Discover the Positive Environmental Impact of Commuter Benefits

Summary

Did you know that in 2022, more than two thirds of U.S. workers drove to work alone? That's an environmental issue of significant proportions, because transportation is the number one cause of direct greenhouse gas emissions. Climate change may have become a bit of a buzzword, but scientific studies show that it's also a dangerous and rapidly increasing problem. The Intergovernmental Panel on Climate Change (IPCC) has laid out a detailed report on the ways in which our weather is intensifying as a result of climate change, from stronger hurricanes to melting northern snowpacks. Unless we make even bolder moves toward more sustainable choices, both heat waves and storm activity will continue to worsen.

Increasingly, both employees and consumers expect companies to do their part to improve the environment. In fact, a recent IBM Institute for Business Value survey showed that a stunning 68% of people are more likely to accept a job with an environmentally sustainable company.

No matter what business you’re in, a great place to start is by reducing the number of employees who drive alone to work. Introducing commuter benefits is an easy way to get that ball rolling.

In our car-centered culture, it’s easy to forget just how much impact this type of initiative can have. And it’s not as expensive or difficult as you might think. Let's take a look at how you can start your own commuter benefits program, what it might consist of, and how it can boost your company’s environmental friendliness.

Introduction

Transportation services for workers come in many forms. Depending on your company’s location, budget, and business needs, you might choose:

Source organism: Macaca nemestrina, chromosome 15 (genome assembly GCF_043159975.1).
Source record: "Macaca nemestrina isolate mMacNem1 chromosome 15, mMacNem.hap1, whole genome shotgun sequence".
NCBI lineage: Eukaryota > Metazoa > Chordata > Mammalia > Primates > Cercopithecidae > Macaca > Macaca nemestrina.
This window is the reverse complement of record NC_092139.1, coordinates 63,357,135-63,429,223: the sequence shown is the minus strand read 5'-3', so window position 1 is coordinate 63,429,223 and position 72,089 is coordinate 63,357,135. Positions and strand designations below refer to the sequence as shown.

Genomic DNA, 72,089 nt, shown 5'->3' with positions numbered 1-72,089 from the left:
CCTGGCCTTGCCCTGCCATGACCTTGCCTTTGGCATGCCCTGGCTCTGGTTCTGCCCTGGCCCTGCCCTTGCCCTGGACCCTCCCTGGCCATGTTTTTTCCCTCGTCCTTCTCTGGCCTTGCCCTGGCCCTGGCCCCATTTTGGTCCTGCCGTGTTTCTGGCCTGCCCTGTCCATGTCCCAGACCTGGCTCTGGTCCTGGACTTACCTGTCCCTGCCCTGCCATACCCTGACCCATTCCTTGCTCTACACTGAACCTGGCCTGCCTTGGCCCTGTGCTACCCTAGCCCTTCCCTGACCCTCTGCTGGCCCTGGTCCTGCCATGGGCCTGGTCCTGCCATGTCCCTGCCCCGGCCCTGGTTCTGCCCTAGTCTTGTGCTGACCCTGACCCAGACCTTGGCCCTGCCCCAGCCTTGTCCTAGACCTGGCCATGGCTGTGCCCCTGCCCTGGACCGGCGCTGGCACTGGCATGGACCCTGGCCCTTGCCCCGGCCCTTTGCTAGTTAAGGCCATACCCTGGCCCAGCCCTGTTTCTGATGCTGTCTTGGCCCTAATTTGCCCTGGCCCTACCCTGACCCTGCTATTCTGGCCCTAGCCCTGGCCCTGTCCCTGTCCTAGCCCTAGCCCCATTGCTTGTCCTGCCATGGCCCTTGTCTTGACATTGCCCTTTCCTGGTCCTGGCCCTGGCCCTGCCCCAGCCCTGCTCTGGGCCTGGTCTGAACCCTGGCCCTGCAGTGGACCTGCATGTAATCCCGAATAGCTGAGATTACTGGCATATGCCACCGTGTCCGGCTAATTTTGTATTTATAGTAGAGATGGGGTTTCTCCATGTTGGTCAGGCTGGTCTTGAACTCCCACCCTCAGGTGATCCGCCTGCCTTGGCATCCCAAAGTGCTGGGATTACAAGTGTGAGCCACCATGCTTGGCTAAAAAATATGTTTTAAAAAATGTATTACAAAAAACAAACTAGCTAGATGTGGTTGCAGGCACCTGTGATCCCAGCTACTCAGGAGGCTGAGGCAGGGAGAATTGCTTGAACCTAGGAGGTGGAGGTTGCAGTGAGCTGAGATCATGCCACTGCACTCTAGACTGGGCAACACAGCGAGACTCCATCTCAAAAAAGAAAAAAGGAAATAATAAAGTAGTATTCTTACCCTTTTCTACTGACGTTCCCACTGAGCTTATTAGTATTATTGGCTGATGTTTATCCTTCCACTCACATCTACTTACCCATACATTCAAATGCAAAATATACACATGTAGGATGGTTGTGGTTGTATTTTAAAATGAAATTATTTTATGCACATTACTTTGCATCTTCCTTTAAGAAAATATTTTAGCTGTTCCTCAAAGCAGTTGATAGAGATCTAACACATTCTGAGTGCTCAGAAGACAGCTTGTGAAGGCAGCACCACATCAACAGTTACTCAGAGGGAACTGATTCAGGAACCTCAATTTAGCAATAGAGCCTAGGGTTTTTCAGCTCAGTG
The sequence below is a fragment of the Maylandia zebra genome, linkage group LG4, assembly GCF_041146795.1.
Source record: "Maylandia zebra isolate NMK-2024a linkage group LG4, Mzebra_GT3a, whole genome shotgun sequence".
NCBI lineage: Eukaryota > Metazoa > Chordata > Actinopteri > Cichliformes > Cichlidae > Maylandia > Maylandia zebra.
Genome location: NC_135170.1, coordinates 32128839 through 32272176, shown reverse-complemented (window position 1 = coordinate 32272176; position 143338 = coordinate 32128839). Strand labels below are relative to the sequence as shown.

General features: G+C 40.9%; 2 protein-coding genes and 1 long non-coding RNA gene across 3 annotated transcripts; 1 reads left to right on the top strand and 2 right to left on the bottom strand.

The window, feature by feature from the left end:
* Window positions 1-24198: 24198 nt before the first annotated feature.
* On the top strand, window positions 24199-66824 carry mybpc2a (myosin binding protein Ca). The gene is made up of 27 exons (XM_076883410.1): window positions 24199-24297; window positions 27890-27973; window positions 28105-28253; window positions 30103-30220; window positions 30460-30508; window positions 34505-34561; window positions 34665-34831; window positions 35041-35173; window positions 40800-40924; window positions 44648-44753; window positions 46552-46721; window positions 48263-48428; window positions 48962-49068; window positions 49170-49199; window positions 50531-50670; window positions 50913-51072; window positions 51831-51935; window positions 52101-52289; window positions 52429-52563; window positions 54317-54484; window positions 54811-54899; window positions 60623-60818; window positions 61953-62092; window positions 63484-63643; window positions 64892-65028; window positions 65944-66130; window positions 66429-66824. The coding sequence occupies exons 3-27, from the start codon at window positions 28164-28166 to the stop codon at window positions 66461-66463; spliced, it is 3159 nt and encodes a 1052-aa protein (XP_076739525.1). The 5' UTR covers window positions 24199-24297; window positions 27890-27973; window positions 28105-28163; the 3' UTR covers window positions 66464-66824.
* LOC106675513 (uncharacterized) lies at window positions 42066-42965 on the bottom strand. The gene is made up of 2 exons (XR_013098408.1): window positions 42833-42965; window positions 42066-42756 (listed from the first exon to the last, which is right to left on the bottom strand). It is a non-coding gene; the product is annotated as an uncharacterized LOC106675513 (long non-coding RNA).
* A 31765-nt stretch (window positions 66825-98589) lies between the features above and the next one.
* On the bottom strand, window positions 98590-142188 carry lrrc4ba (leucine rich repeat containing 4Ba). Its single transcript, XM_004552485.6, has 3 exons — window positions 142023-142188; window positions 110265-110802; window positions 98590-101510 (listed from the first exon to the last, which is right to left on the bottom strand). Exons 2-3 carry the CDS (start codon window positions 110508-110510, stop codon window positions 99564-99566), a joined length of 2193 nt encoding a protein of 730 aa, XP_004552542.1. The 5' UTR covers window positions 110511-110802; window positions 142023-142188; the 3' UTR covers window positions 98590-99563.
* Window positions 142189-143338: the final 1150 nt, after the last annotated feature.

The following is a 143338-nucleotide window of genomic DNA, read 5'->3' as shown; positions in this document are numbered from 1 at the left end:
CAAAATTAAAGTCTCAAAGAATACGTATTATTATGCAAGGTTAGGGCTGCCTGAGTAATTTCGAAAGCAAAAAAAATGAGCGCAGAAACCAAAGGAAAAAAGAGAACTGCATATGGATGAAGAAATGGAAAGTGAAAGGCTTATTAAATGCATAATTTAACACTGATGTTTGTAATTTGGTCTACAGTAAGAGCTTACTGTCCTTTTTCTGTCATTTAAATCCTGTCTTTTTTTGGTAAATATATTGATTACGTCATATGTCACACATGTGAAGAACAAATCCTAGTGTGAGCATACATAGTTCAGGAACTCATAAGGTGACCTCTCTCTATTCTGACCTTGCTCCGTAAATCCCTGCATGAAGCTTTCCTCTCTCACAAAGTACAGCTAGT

• Public transit passes, which can get your employees out of their cars and onto more sustainable transportation options such as subways or streetcars.
  • Bike to work initiatives, which trade fossil fuels for people power and have the side benefit of promoting employee health.
  • Carpools, which still involve private vehicles but put more people in a single car, lowering the overall environmental impact.
  • Corporate shuttle bus service, which you can customize through a partnership with a local fleet operator to provide transportation for your employees.

It’s important to note that reducing your ecological footprint is actually only one of the advantages of offering commuter benefits. Today’s commuters spend an average of 239 hours per year in the car and pay more than $8400 each year in commuting expenses. And that’s if they are able to make the commute at all. People without reliable cars, those who face childcare challenges, and workers with disabilities may end up leaving the workforce altogether, especially in areas that are not well served by public transportation.

Commuter benefits also make economic sense for many employers, due to their tax advantages. These benefits fall under IRS Code Section 132(f): Qualified Transportation Fringe. As long as you follow all of the relevant guidelines, including the annually adjusted maximum monthly value, this compensation does not have to be reported as income. That also means that you do not have to pay payroll taxes on it.

Objectives

In this whitepaper, we will take a deeper look at how a commuter benefits program can lower your company’s carbon footprint, serve as part of a holistic approach to improving your company culture, and make a real difference in your employees’ lives. Key areas we'll cover include:

  • The environmental impacts of commuting
  • The difficulties that commuting can cause for both workers and employers
  • The advantages of providing commuter benefits
  • How to plan out a customized eco-friendly commuter benefits initiative